Recently I have had the wonderful fortune to connect to a couple distant cousins on Ancestry. I’ve seen lots of people who have stories about this, but it’s never happened to me until now. As many of you know, I am not close to my paternal side of my family. Up until three weeks ago I only had the names of my grandparents. After some heavy nudging from an Aunt, I finally got some details on my paternal ancestors.
A quick input into Ancestry and I was directed to Kim and Patrick’s trees. Thankfully they had a ton of pictures and stuff on my ancestors. It was like hitting the motherlode. Unfortunately I only had a couple weeks left on my Ancestry account so I tried to get as much info as I could as fast as I could save it. That meant that I couldn’t go through each piece of documentation I could as thoroughly as possible. I downloaded a ton of census records, birth/death/marriage, pictures, and other documents to verify once my account was cancelled.
Anyway that was a few days ago. I’ve been slowly going through the documents and I came across this interesting (at least for me) 1900 Census. It’s from Pennsylvania for Abraham Bain and his family. You can click on the image to make it bigger if needed.
I’ve noticed that a lot of my Bain family worked on the railroads. That in itself was interesting because most of my maternal side were farmers or shoe makers. It was nice to see something else. This was a normal looking census with normal jobs on it until I got to my 2x great grandfather’s trade.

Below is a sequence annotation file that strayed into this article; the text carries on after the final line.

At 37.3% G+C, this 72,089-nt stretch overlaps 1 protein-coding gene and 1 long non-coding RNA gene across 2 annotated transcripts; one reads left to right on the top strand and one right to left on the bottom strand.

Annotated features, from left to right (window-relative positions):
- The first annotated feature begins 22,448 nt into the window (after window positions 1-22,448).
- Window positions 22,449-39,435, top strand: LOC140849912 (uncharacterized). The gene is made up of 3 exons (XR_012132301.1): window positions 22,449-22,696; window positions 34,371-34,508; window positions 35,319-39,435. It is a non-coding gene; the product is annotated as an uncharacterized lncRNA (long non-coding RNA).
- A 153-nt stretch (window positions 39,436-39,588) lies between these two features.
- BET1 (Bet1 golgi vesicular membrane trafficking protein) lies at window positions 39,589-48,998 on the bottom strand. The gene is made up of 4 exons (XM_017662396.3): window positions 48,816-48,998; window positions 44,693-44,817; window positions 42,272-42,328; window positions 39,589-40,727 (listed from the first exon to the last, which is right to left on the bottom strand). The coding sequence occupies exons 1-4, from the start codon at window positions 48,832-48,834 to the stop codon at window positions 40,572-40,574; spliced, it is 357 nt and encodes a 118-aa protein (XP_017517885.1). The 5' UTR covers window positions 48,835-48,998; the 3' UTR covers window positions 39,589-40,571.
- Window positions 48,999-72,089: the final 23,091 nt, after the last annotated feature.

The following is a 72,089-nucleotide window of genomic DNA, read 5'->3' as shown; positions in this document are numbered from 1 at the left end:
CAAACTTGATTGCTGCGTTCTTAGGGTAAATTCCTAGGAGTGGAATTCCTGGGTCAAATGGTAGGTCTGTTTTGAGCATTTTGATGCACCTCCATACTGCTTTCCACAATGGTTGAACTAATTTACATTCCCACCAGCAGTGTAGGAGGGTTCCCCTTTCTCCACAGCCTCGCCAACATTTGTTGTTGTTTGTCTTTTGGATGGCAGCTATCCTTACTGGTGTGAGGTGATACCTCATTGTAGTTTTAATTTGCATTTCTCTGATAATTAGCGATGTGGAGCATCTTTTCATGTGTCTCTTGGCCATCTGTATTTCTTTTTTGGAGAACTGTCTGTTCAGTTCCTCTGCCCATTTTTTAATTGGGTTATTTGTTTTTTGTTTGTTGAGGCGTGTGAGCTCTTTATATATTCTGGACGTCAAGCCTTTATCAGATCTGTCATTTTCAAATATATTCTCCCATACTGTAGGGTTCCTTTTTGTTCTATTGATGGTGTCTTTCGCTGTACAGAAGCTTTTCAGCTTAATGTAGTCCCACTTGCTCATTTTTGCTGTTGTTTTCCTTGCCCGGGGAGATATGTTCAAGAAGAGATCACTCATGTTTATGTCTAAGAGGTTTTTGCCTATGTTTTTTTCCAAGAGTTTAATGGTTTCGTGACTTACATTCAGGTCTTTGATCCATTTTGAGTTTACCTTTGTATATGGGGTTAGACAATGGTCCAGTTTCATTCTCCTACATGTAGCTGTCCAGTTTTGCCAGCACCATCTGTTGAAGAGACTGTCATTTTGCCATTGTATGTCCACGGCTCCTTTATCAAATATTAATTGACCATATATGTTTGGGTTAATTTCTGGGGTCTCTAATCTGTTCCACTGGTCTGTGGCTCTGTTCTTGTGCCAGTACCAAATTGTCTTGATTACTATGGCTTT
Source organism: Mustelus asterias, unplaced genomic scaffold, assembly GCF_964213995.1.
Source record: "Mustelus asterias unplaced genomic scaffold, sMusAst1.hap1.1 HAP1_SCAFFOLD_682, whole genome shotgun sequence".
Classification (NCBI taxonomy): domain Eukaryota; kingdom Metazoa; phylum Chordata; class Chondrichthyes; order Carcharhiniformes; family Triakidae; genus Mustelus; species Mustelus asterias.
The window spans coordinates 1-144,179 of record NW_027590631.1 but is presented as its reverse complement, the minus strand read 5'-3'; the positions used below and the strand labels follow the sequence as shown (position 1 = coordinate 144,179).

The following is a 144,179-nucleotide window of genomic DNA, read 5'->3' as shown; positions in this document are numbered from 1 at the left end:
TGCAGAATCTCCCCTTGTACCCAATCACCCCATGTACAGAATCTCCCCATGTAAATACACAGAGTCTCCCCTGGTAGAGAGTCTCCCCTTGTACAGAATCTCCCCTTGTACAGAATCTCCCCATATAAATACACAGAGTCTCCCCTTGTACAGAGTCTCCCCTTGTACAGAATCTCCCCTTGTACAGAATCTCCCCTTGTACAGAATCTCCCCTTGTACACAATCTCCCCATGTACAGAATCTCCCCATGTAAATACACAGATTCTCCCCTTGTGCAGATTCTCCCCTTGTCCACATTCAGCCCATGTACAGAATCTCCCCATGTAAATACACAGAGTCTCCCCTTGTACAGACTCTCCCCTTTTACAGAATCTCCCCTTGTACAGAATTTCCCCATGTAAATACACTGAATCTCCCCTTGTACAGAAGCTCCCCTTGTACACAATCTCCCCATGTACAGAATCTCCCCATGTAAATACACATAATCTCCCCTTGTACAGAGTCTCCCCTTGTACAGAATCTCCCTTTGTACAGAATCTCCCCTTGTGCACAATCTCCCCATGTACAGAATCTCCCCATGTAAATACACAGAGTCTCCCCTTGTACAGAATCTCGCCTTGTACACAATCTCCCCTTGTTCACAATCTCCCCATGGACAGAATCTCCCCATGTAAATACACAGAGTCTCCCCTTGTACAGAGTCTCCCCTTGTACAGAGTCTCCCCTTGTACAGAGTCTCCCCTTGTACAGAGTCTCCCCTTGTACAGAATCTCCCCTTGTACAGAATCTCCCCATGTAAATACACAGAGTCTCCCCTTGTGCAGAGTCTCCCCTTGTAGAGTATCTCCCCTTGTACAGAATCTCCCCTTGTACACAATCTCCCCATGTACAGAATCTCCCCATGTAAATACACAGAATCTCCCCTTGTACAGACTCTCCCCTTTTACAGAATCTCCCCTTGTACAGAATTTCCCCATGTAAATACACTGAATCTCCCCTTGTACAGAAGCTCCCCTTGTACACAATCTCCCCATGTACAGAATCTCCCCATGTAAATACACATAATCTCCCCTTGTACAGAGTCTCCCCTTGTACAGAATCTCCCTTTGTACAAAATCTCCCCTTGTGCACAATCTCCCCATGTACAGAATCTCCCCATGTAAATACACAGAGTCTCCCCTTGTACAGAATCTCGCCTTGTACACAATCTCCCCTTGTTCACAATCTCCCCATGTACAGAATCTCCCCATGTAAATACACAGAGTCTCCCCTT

I had to ask my Facebook group to be sure, but it says “Heater Boy”. Being completely new to occupations other than farming I had to look it up. I haven’t found any information on that trade specifically, but someone was able to find it on the Alphabetical Index of Occupations and Industries in 1960. There is says that a “Heater Boy” worked in the metalworking field. However I think in Harry’s case it was the heaters on the railroad engines. I don’t’ know much about this railway in this time period, so maybe someone can help me out a bit. In later census’ Harry has become a Railway Car Inspector, which further makes me believe that was what he was working on in 1900.
For me this is what Family History is all about. Learning how our families lived and what their day to day life was all about. I look forward to learning a lot more about my new found branches.
I’m very familiar with the standard census records taken every 10 years. While researching my 5th great grandfather Enoch Hibbard I came across an Agriculture census. At the time he was living in Michigan. I was very interested and excited to learn what he had on this farm.
From this census I found out that he had horses, cows and grew wheat and Indian corn all on 20 acres of land. Before living in Michigan he lived in New York and Vermont so I wonder if he got a special deal on land, or if the soil was just perfect for growing? Either way I am very happy to have this peak into his life.